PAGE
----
Thailand offers low-cost transfer to African countries of technology for the local production of generic antiretrovirals

Graham McKerrow, HIV i-Base

The Thai Government Pharmaceutical Organisation (GPO), which manufactures more than 300 types of pharmaceuticals including antiretroviral drugs, announced in Barcelona that it wishes to cooperate with poor countries to facilitate the transfer of the technology necessary for the local production of drugs.

Dr Krisana Kraisintu of the GPO told delegates that his organisation wanted to see a collaboration between Thailand and Africa. He said: “The technology transfer is from government to government, from one developing country to others. The price should be as low as possible so that governments can provide free treatment, or at the lowest possible price.”

Kraisintu said there were three keys to a successful and low cost provision of generic drugs around the world. They were to use generic drugs, to negotiate at the national or regional level, and to produce at the national or regional level.

He emphasised that any technology transfer would have to include advice on quality, quantity and the continuity of supply, as well as TRIPS trade regulations and local drugs licences.

Kraisintu ended his presentation by saying that their goal was to treat three million people within two years.

Generic antiretrovirals are currently produced in Thailand and Brazil under the auspices of the government and in India by the private sector. The World Health Organisation Regional Office for Africa (WHO/AFRO) and Thailand are in dialogue to explore the possibilities for technology transfer.

The paper presented by Kraisintu at a session entitled Towards a Political Economy of Access, recommended: “WHO/AFRO should provide support to countries of interest for the implementation of technology transfer with special emphasis on institutional capacity building and technical assistance at country level.”[1]

A separate presentation by the Thai GPO earlier in the conference said it currently produces zidovudine syrup and capsules, Didanosine powder forms, stavudine syrup and capsules, Lamivudine syrup and tablets, zidovudine and Lamivudine tablets, nevirapine tablets, saquinavir capsules and nelfinavir tablets. A combination of stavudine, Lamivudine and nevirapine is also produced. Drugs for opportunistic infections made by the GPO include clarythromycin tablets, fluconazole capsules, itraconazole capsules, amphotericin B injection, lipid emulsion and liposomes.[2]

The abstract for that presentation concluded: “We can now ensure that in Thailand the access to antiretroviral drugs is feasible, affordable and cost effective.”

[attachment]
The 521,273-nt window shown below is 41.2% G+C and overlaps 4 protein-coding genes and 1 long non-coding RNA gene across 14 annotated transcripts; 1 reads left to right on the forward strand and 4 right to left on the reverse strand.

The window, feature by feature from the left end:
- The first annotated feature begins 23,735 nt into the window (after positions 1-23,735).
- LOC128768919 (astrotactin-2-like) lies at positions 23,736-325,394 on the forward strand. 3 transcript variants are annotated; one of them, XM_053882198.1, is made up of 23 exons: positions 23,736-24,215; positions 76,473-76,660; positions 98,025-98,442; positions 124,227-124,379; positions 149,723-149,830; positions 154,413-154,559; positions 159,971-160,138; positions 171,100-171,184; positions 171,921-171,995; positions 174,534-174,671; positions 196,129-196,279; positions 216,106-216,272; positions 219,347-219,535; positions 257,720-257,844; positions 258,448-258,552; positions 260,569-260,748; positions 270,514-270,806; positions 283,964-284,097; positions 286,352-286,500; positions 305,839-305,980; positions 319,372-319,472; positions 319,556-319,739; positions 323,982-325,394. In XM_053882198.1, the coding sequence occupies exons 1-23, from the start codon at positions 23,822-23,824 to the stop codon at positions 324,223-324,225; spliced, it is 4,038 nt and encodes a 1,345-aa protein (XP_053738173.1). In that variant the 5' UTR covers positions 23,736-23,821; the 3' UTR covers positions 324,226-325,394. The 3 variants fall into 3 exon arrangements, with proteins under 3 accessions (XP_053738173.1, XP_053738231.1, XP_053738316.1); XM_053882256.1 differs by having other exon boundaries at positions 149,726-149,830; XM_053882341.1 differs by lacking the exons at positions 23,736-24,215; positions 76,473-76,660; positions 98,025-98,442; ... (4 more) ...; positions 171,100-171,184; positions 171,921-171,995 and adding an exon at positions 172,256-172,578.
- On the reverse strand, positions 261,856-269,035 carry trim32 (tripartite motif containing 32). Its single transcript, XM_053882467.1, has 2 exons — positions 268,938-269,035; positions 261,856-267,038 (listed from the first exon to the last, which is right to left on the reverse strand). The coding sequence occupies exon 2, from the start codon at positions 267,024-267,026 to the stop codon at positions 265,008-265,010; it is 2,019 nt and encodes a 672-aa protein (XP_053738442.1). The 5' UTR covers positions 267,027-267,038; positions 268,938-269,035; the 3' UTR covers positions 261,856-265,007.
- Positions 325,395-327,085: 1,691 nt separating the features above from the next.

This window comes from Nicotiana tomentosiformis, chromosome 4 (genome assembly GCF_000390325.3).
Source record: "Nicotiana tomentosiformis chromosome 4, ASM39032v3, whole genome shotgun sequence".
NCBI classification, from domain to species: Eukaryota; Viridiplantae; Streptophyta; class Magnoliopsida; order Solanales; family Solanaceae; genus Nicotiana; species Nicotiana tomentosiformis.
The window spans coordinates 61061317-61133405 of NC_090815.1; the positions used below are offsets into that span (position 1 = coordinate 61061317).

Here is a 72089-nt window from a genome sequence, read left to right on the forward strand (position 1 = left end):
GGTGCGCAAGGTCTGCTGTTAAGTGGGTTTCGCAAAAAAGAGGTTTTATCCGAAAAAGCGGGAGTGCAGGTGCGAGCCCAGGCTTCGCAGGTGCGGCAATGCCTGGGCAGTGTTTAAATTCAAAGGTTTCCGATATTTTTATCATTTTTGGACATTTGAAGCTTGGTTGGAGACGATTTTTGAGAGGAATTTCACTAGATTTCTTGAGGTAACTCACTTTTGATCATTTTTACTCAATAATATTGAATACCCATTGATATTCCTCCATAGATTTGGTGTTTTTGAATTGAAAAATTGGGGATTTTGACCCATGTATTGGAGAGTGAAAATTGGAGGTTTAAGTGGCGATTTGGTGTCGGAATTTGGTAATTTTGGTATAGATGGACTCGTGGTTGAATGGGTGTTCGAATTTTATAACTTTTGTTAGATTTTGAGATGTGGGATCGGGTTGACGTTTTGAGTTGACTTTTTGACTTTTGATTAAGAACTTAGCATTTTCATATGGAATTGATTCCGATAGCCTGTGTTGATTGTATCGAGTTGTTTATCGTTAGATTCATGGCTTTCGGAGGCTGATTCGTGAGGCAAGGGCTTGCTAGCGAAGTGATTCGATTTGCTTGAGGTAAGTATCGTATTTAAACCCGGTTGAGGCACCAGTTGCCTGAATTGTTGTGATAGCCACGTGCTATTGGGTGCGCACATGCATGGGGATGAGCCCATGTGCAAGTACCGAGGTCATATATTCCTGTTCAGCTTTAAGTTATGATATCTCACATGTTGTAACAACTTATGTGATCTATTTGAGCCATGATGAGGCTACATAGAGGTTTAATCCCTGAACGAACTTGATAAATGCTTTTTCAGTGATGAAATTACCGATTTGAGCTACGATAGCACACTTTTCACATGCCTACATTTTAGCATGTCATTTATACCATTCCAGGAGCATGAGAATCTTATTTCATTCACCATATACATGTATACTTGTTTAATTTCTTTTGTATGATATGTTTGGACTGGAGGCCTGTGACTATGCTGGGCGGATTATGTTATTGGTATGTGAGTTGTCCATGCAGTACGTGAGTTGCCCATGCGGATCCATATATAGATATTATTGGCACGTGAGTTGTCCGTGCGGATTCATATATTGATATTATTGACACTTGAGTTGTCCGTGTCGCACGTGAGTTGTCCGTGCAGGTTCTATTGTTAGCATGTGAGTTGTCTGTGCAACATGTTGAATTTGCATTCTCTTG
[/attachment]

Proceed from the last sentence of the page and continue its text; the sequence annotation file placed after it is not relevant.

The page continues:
Brazilian researchers reported that they had developed a mathematical model whereby different income-level countries paid different prices for drugs in a way that provided treatment for those who needed it and protected drug company profits.[3]

Researchers at the Fundação Oswaldo Cruz in Rio de Janeiro reported: “If the high-income countries acquire the medicine at the price originally stipulated by the drug company and all other countries acquire the medicine at the price of the generic, approximately 70% of the profit of the drug company is maintained.

“Additionally, if the high-income countries pay the original price, the medium and low-income countries pay 25% more than the cost price, and the very poor countries acquire the medicine at the cost price, the profit of the drug company is totally preserved.”

They conclude that ARV medicines could be made available to developing countries at viable commercial prices without substantially undermining the drugs company profit. However, acquisition of ARV medicines in the very poor countries will require the assistance of the Global Fund.


  1. K Kraisintu. Technology transfer for local production of HIV/AIDS-related drugs in African countries : collaboration between Thailand and Africa. XIV International AIDS Conference, Barcelona, 7-12 July. Abstract ThOrE1422
  2. K Kraisintu, A Eksaengsri. Generic production of HIV/AIDS-related drugs in Thailand. XIV International AIDS Conference, Barcelona, 7-12 July. Abstract MoOrG1038
  3. CL Szwarcwald, A Grangeiro. Can the rich countries help the poor countries in fighting the AIDS epidemic? A mathematical proposal based on the principle of differential prices for ARV medicines. XIV International AIDS Conference, Barcelona, 7-12 July. Abstract ThPeE7926

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